Friday, January 30, 2009


This is the 100th post I have written, but not my 100th post, I have a note saved to work on later. I will do a give-away on my next post, so stay tuned!

My swap partner received her Temari yesterday, and likes it. Here's the one I sent her. (Remember, G.I.T.S. stands for Great International Temari Swap.)


It is a c10 division; the weaving on it reminds me of woven cane seats. There are a couple of mistakes in the weaving, which I very carefully did not photograph, and even more carefully tried to mend with some judicious stitching. The extra thread hanging is a tag I included with the occasion and the date for my swap partner. The swap was to commemorate the Lunar New Year, so the colors were chosen as auspicious colors for that celebration. It is the year of the Ox, but I couldn't think of a way to incorporate that into a Temari.

Thursday, January 29, 2009

Wintery Temari

I like this temari, because it is tricky without being impossible. It is a c8 division with extra marking lines. There are 8 12 point stars, each with a lavender layer and a grey layer. The grey is outlined with white to make the design pop a little bit. The lavender has 3 shades, but I would have liked the outside to be a little darker. There are 6 4 point stars; all the points overlap.


I will try to post a tutorial on how to wrap the base, and how to begin marking in order to stitch, along with some resources on finding patterns and further instructions on-line.

Wednesday, January 28, 2009

What a difference!

I finished this Temari on Sunday, and I love the way it turned out, and the colors. It is very similar to one of the first Temari I made (here), but the experience of making it, and the outcome, were both very different this time. I guess practice does help!


This is a c8 division, marked with DMC spool metallic. I followed a picture from "My Temari," one of the Japanese books. I never felt lost or puzzled while I was stitching, the way I did the first time, and I think all the weaving is correct. It makes me happy just to look at it, and to hold it in my hand.


Tuesday, January 27, 2009

Lunar New Year G.I.T.S.

G.I.T.S. stands for Great International Temari Swap, and I signed up to participate in the Lunar New Year swap on Talk Temari Yahoo group. They encourage beginners to participate, so I was excited to try.

My partner is Coreen from Missouri, and this is the ball I received from her yesterday. I am sorry for the quality of the picture, but I didn't want to wait until I had a better picture to post. The colors celebrate the Lunar New Year, and the pattern is called "merry-go-round." It also has a jingle bell in it; it is so nice to hold! It has a little tag with Coreen's name, city and state, the date and the name of the pattern.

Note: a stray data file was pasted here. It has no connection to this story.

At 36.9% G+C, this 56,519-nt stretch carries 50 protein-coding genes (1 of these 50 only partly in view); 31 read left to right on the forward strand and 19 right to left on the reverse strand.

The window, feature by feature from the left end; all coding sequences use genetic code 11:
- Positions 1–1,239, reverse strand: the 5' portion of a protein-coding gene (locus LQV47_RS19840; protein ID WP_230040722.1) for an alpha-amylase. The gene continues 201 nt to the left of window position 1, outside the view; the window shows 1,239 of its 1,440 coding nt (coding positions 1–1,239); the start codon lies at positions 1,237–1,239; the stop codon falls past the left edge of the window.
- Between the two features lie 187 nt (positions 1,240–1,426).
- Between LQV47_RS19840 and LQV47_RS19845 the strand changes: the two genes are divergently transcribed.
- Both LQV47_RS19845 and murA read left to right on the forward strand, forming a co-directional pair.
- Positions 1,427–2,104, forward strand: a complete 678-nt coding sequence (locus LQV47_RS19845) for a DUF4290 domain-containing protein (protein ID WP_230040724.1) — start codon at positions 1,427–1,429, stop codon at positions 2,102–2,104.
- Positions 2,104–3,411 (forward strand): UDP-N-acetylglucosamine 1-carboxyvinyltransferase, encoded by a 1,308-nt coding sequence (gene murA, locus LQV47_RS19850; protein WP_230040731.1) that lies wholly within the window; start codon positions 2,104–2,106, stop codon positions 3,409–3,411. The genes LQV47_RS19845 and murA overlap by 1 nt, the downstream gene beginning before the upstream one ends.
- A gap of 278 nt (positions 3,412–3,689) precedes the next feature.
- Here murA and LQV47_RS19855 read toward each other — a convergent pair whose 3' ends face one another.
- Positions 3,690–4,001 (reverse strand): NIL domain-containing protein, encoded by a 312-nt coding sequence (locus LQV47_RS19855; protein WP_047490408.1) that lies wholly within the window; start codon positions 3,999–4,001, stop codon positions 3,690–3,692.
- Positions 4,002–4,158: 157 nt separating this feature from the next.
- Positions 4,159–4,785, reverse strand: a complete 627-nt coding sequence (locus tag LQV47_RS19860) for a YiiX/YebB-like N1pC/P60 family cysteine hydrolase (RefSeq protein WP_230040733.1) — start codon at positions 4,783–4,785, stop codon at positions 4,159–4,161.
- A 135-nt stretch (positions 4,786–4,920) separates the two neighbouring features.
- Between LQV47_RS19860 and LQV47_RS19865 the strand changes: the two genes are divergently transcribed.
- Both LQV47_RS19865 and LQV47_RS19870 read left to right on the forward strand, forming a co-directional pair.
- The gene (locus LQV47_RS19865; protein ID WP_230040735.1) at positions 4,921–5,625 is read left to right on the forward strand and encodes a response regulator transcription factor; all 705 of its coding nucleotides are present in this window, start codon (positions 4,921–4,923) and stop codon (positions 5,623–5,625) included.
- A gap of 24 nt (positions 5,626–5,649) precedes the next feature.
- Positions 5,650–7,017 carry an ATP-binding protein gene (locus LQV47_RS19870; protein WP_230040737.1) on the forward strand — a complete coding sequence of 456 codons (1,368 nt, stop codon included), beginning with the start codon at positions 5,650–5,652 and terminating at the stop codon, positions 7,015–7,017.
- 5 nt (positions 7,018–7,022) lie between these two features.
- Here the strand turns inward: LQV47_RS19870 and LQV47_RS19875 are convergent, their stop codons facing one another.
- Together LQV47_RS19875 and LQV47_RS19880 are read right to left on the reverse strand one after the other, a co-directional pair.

Coreen, I thank you so much for this Temari, and I hope you enjoy the one you will be receiving this week. I will post a picture of that one as soon as I hear you received it.

Monday, January 26, 2009

Snowflake ball

I think I'm addicted to several finishes a week.


My friend from Moonsilk Stitches found a couple of Temari books in her stash, and dropped them off. I immediately decided to make this snowflake from Diana Vandervoort's Temari Treasures, since I had fallen in love with the one my sister made with this pattern.

I found the different approaches to teaching in the various books very interesting. Diana holds your hand and tells you exactly what to do every step of the way, depending mostly on words. Barb Suess gives beautiful examples, with very careful instructions about techniques, leaving colors up to you, with beautiful pictures to inspire you. Mary Woods takes a step back from that and describes the techniques without giving any specifics, but has many examples of each to show the possibilities of color combinations; her Temari are not as beautiful, but mine look a lot more like hers. Some of the combinations are very successful, but others... not so much.

Fortunately, most of the Japanese books depend on (lovely) pictures and diagrams. Some of the Temari are only described in words. I'm hoping I get good enough at this to figure those out from the pictures too.

This temari was wrapped with cone thread. It is a c10 division, marked with perle #5, and then stitched with the perle and petite treasure braid metallic. I think I had 4 inches of metallic left. I found it very interesting that you removed some of the marking lines.